Kristian Bush was in a very good mood. Yesterday, one-half of the country duo Sugarland was preparing for the band’s appearance on “Ellen,” where he and Jennifer Nettles would be sharing airtime with the First Lady. It was assumed, too, that Sugarland’s new album “The Incredible Machine” was about to bow at No. 1 on The Billboard 200, which it did this morning. The single “Stuck Like Glue” this week is still rising at country radio after more than a dozen on the charts.
But Bush, on a larger scale, is also happy because “they keep telling us yes.’”
“Jennifer and I… we don’t dream small. We always set out with big dreams. And we keep throwing those ideas out there,” Bush says of Sugarland’s handlers and label, Mercury Nashville. “They haven’t said no.”
There’ve been requests like, Can we tour overseas? Should we tour before the albums out? Can we make the album sound like this? Could we co-produce? Can we play stadiums? “Yes, yes, yes.”
Of course, the chorus of yeses is helped by the fact that this Grammy Award-winning outfit sells literally millions, starting with 2004’s “Twice the Speed of Life,” in an album era where positive expectations are curbed by double-digit drops in sales percentages year to year. The band gambled by making “Incredible Machine” its least capital-C Country-sounding album yet, but admits that the genre is one that thrives on change.
“Pop country, alt-country, folk, Americana, bluegrass… There are more versions of country than anything else I’ve seen,” says the former rock band guitarist. “It’s not about the instrumentation or a country lifestyle, it’s more about, ‘Do you like it? Do country lovers love it?”
[More after the jump...]
Below is an abridged chat and Q&A with Bush, on his biggest dreams and embarrassments, the future of fan access and that damn hat of his.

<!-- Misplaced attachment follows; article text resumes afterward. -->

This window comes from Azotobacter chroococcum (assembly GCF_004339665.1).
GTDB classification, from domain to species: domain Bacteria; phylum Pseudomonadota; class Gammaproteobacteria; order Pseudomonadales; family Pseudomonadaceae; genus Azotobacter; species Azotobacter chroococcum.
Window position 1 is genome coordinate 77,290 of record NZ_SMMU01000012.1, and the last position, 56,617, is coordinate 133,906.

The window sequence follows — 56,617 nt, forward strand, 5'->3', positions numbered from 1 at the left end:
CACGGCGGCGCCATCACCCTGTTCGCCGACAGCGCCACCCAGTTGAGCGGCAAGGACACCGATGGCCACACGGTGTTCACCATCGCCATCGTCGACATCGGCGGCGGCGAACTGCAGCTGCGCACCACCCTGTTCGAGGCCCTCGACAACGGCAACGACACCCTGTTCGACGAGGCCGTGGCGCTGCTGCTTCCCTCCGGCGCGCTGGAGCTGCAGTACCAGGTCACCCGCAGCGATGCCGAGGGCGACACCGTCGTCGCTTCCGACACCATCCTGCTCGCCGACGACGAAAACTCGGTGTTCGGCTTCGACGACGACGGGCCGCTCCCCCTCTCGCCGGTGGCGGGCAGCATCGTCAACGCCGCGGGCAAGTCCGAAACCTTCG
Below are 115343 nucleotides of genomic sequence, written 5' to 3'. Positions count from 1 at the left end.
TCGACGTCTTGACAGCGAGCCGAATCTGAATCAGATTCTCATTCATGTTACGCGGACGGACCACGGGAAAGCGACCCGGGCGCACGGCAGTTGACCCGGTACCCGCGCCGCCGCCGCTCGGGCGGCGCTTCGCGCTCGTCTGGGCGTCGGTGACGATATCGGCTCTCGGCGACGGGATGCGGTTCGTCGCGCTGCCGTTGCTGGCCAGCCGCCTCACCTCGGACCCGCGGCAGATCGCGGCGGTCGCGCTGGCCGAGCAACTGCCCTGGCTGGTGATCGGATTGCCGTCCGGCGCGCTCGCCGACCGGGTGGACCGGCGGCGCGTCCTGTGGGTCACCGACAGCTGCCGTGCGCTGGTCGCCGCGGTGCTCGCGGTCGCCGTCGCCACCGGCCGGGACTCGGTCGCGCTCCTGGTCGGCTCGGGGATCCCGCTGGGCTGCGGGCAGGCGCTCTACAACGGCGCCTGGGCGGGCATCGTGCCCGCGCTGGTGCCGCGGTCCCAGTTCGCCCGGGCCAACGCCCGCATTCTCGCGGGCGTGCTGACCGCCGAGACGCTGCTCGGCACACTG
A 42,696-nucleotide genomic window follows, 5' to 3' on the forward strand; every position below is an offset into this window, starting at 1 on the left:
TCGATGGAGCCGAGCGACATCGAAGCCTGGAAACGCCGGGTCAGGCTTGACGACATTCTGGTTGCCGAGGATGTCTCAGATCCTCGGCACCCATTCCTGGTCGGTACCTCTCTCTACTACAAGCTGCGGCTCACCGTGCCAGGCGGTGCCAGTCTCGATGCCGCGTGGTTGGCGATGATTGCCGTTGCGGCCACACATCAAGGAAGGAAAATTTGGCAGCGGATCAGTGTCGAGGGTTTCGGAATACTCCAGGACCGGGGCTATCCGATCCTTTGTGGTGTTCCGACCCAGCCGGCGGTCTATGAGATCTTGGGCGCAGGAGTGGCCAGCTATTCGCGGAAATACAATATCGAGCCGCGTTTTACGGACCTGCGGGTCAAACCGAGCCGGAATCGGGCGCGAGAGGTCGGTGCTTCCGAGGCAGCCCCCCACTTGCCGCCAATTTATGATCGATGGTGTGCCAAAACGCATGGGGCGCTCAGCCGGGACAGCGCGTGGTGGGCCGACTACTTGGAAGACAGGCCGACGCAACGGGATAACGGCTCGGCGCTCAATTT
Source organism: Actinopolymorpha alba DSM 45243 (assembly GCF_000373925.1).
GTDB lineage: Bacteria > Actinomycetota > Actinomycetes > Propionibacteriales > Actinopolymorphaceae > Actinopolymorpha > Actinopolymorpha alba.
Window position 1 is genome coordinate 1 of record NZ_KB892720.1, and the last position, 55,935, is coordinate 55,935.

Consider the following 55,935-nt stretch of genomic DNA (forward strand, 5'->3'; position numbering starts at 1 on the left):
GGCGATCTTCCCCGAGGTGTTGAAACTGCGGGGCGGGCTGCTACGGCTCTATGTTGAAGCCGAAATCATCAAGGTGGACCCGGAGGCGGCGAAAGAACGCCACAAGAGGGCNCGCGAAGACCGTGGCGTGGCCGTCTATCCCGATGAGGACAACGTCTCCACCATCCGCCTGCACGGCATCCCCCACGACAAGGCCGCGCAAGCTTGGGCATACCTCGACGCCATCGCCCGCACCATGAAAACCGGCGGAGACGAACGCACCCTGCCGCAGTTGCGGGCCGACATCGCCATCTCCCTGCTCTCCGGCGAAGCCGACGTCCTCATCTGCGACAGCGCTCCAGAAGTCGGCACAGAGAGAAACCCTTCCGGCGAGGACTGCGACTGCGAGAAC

… on “The Incredible Machine’s” multi-genre approach within country
This album is provoking dialogue. I think that matters that it is, that it’s like, Hey, everybody can come to the table and talk. Depending on how old you are, depending on your iPod, depending on who said “Hey man, listen to this song,” I’m not sure that you can tell who’s who in any genre, even in country. What’s really fascinating to me is how much country has this tradition of stretching the [definition].
Each kind of generation of bands forgets how they got here. Waylon Jennings came out and they’re like, that’s not Patsy Cline. And everyone panicked, like, “I don’t know what happened to country music but this isn’t it.” Or it was Johnny cash. Every five, ten years, you get to someone like Garth Brooks or Shania Twain. At the time, we all forget that, and there was a moment where everyone lost their minds and went, “Oh my God.” But then you claim it as your own, the soundtrack to your life. I love that country music survived every time and became something else. It’s a healthy part of it, one of the most traditional parts of it.
… on their cover art and imaging
We don’t put ourselves on the cover of our records. I’m not sure that what we look like has anything to do with what you’re listening to. I think that putting our photo on there would involve the awkward vanity of looking back at weird old photos. Like, let’s avoid the mullet problem immediately.
From an image standpoint, we want you to be able to identify that you’re looking at as the new record and not the old record. Basically, you can tell your friends pretty easily what this one looks like. In a lot of ways, that’s the messaging -- that it’s not who we are, but what we believe. I’m really proud of this album’s logo. It says a lot of things at one time.